Go for it. Study. Cry. Learn everything. Stay up late. Miss out on things. Give it absolutely everything that you have.

Because I promise you that the decision to dedicate your life to saving others is worth every sleepless night, failed test, or bad day that you're going to encounter during these next four years. Just keep holding on.

Sincerely,

The nursing student with just one year left.

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14 Honest College Things The Class Of 2023 Needs To Know ~Before~ Fall Semester

Sit down, be humble.

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To The Class of 2023,

Before you start your college career, please know:

1. Nobody...and I mean nobody gives a shit about your AP Calculus scores.

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" I got a 5 in Calc AB AND BC, a 5 in AP Literature, awh but I only got a 4 in AP Chem"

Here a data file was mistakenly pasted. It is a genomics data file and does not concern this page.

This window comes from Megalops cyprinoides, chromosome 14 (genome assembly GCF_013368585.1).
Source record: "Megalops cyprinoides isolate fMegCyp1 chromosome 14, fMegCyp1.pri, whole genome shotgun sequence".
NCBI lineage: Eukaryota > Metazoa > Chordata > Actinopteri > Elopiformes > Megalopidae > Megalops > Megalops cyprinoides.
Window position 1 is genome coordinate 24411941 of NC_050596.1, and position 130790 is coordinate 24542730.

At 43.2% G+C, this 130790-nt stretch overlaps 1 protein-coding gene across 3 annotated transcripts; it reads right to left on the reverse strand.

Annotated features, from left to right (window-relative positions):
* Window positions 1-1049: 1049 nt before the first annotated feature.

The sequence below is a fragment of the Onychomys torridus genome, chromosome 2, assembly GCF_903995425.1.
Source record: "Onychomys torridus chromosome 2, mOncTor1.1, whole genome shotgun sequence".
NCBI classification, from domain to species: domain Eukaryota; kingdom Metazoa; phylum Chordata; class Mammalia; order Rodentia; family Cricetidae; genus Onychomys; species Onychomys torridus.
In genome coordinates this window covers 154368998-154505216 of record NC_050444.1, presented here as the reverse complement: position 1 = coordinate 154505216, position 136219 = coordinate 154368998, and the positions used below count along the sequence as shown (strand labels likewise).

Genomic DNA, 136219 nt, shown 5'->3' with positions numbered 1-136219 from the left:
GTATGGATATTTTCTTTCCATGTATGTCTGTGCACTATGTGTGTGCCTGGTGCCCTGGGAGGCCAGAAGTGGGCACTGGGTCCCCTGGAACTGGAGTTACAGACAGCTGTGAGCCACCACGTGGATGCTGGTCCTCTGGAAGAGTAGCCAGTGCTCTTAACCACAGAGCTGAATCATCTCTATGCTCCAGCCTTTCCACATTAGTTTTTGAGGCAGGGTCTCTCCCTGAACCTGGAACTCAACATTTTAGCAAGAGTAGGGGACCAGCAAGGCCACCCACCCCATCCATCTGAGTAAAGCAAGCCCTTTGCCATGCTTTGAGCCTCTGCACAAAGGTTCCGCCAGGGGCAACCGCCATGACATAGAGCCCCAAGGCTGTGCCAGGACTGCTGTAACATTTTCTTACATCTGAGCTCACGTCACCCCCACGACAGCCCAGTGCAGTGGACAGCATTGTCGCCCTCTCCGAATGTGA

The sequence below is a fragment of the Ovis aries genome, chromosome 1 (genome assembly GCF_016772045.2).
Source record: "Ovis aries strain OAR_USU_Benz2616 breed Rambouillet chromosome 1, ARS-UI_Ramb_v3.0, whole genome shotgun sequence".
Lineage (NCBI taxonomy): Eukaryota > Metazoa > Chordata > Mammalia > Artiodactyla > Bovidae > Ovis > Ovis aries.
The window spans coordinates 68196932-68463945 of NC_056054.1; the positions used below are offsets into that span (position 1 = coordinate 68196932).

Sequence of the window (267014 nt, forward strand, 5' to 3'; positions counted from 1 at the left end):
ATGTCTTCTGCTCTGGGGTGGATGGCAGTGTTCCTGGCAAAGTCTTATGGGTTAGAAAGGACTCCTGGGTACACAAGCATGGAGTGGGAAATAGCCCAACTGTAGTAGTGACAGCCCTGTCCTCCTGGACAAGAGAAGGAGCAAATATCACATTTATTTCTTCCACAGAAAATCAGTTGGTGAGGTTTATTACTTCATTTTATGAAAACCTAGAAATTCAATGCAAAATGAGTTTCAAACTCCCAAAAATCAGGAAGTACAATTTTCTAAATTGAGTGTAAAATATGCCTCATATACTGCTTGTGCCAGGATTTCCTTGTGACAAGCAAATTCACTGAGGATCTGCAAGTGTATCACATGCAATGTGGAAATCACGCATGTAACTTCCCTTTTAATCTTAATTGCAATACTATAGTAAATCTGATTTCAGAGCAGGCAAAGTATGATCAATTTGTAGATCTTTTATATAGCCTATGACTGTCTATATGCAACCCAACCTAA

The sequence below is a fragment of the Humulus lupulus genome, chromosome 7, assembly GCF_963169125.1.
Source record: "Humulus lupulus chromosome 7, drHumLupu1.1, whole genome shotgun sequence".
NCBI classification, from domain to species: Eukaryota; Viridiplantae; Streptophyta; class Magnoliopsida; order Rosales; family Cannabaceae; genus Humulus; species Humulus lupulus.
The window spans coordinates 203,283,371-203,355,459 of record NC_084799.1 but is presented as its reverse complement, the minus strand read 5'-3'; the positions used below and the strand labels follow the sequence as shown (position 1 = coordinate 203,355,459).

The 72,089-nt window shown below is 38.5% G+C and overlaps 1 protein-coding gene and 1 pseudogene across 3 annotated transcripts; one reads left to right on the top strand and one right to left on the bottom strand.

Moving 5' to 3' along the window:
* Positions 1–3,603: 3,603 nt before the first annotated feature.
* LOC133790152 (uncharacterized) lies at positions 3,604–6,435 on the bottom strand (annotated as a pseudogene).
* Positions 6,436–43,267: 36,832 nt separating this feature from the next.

2. THE SAME GOES FOR YOUR SAT/ACT SCORES + nobody will know what you're talking about because they changed the test like 10 times since.

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3. College 8 AMs are not the same as your 0 period orchestra class in 12th grade.

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4. You're going to get rejected from a lot of clubs and that does not make you a failure.

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5. If you do get into your clubs, make sure not to overwhelm or overcommit yourself.

visual representation of what it looks like when you join too many clubs

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6. It's OK to realize that you don't want to be pre-med or you want to change majors.